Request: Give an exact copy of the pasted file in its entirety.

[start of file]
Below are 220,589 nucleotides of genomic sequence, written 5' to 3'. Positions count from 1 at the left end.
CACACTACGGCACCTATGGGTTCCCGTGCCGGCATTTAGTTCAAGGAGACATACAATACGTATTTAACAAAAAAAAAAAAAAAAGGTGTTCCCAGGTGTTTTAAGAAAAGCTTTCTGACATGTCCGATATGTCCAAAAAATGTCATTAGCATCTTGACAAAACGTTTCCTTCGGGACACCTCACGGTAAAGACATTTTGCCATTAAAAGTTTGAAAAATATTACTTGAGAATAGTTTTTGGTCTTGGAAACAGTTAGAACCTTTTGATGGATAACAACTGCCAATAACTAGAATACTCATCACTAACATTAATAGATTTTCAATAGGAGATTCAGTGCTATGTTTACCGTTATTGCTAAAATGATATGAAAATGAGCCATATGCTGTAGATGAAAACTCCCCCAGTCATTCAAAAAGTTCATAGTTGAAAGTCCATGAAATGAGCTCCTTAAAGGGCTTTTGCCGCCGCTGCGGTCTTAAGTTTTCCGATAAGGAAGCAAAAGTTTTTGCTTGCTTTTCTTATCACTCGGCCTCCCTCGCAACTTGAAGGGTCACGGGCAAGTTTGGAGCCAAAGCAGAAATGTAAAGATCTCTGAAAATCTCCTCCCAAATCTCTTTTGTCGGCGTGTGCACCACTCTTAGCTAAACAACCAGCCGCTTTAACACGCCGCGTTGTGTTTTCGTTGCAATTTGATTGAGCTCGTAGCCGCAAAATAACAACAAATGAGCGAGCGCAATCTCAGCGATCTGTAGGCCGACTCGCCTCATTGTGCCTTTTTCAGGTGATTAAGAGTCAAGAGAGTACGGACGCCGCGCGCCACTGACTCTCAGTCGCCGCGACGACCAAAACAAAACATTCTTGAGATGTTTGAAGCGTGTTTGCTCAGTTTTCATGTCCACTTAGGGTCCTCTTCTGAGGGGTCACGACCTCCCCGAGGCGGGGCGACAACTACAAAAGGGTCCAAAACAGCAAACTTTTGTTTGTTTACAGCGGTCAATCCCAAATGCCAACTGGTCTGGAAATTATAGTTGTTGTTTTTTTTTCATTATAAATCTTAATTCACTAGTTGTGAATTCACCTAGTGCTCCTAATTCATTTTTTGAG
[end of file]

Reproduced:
Below are 220,589 nucleotides of genomic sequence, written 5' to 3'. Positions count from 1 at the left end.
CACACTACGGCACCTATGGGTTCCCGTGCCGGCATTTAGTTCAAGGAGACATACAATACGTATTTAACAAAAAAAAAAAAAAAAGGTGTTCCCAGGTGTTTTAAGAAAAGCTTTCTGACATGTCCGATATGTCCAAAAAATGTCATTAGCATCTTGACAAAACGTTTCCTTCGGGACACCTCACGGTAAAGACATTTTGCCATTAAAAGTTTGAAAAATATTACTTGAGAATAGTTTTTGGTCTTGGAAACAGTTAGAACCTTTTGATGGATAACAACTGCCAATAACTAGAATACTCATCACTAACATTAATAGATTTTCAATAGGAGATTCAGTGCTATGTTTACCGTTATTGCTAAAATGATATGAAAATGAGCCATATGCTGTAGATGAAAACTCCCCCAGTCATTCAAAAAGTTCATAGTTGAAAGTCCATGAAATGAGCTCCTTAAAGGGCTTTTGCCGCCGCTGCGGTCTTAAGTTTTCCGATAAGGAAGCAAAAGTTTTTGCTTGCTTTTCTTATCACTCGGCCTCCCTCGCAACTTGAAGGGTCACGGGCAAGTTTGGAGCCAAAGCAGAAATGTAAAGATCTCTGAAAATCTCCTCCCAAATCTCTTTTGTCGGCGTGTGCACCACTCTTAGCTAAACAACCAGCCGCTTTAACACGCCGCGTTGTGTTTTCGTTGCAATTTGATTGAGCTCGTAGCCGCAAAATAACAACAAATGAGCGAGCGCAATCTCAGCGATCTGTAGGCCGACTCGCCTCATTGTGCCTTTTTCAGGTGATTAAGAGTCAAGAGAGTACGGACGCCGCGCGCCACTGACTCTCAGTCGCCGCGACGACCAAAACAAAACATTCTTGAGATGTTTGAAGCGTGTTTGCTCAGTTTTCATGTCCACTTAGGGTCCTCTTCTGAGGGGTCACGACCTCCCCGAGGCGGGGCGACAACTACAAAAGGGTCCAAAACAGCAAACTTTTGTTTGTTTACAGCGGTCAATCCCAAATGCCAACTGGTCTGGAAATTATAGTTGTTGTTTTTTTTTCATTATAAATCTTAATTCACTAGTTGTGAATTCACCTAGTGCTCCTAATTCATTTTTTGAG